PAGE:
Monday, May 16, 2016

Restoring Native Habitat for Island Foxes

Last Saturday, Friends of the Island Fox and Channel Islands Restoration (a native plant restoration group) partnered up to remove invasive plants on Santa Cruz Island. 

Island foxes depend on a healthy native plant community for food and shelter. To survive, they have evolved to be highly omnivorous–eating a range of native fruit, insects, and other small prey

The island deer mouse may be food for the island fox, but in turn it depends on seeds from buckwheat, giant coreopsis, and other native island plants. Island foxes are directly and indirectly impacted when the native plant community is compromised.

Introduced species like this oyster plant (Tragopogon) can quickly invade hillsides pushing out native plants. Though the dandelion-like globe of seeds may look beautiful in the sunlight, it does not provide food or shelter for island wildlife and it is about to spread seed far and wide with the next good breeze.

On a mission to help restore the island's natural habitat and with grant support from LUSH Cosmetics, volunteers headed out to make a positive difference.

We learned about native plants on a hike to Cavern Point, then snipped our way through a quarter-mile section of Scorpion Canyon. 

We filled trash bags with the seed heads, to decrease the invasive plant's reproduction this spring/summer. It was amazing how heavy just the seed heads were as we filled our bags.

And of course, we were thanked by visits from several island foxes during the course of the day.

Smiling faces and black bags filled with invasive-plant seed heads being removed from the Channel Island ecosystem. It feels good to make a positive difference. If you're interested in participating in a plant restoration trip send us an e-mail at We hope to go out on a second trip sometime this year.
Thanks to a great day of team work! More bags behind us!

Monday, May 09, 2016

"Fox-Saver Bins" Saving Channel Island Foxes on Catalina

What's so special about this trash bin?

As Channel Island foxes recovered on Santa Catalina Island, their growing numbers brought a new challenge. Old and open trash cans were posing a double threat to fox survival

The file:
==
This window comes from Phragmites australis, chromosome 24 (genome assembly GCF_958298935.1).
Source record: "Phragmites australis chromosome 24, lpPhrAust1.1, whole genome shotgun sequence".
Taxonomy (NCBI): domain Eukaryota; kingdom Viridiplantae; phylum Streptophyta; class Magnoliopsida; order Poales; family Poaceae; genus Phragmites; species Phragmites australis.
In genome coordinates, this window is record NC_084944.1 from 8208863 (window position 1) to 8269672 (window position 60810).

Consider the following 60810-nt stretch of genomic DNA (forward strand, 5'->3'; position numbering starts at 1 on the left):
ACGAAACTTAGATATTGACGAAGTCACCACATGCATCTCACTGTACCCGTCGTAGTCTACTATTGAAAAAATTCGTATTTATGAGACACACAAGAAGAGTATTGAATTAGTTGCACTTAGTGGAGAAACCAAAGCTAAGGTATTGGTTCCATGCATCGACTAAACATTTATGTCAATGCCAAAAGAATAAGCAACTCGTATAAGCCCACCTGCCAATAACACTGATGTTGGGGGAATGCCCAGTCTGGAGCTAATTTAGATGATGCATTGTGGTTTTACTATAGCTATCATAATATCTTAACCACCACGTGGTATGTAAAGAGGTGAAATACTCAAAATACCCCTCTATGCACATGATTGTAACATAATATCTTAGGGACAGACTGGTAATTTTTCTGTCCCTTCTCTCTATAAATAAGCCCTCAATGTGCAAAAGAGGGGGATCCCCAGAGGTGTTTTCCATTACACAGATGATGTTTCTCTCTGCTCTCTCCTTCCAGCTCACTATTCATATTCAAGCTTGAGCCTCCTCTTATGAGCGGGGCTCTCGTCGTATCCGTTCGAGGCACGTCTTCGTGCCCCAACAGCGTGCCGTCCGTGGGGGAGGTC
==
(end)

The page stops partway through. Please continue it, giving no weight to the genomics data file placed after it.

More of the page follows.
Island foxes attracted to available trash were being hit by cars on their way to trash cans and also becoming trapped inside, sometimes with lethal consequences.

The solution was "Fox-Saver" bins, sealed receptacles built to only be opened by human hands. In 2015, Friends of the Island Fox donors raised $6,000 to fund three of these special trash bins. One student created an entire T-shirt campaign to support the effort and raised nearly $1,000.

New "Fox-Saver" bin in Bird Park, photo courtesy of CIC
The trash bins have been install just in time for the summer season, when Catalina's parks and open areas are visited by over a million tourists. This "Fox-Saver" bin has been placed in Bird Park (one of the locations which had claimed the most island fox lives). You can see the two open trash cans that were then removed, on the left side of the photo. The two additional "Fox-Saver" bins, plus a fourth sponsored by island efforts, have also been put in place in the park, ready to secure trash and protect island foxes.

This was a joint effort of island fox supporters of all ages from across the country. Protecting this rare species requires all of us working together. If you visit Catalina this summer, take a look at the positive change that can be accomplished with group effort. Thank You to our friends at the Catalina Island Conservancy, the Island Company, the City of Avalon, and everyone helping make Catalina a safer home for island foxes.

Why were Catalina's island foxes faced with near extinction?
Challenges faced by island foxes on Catalina Island: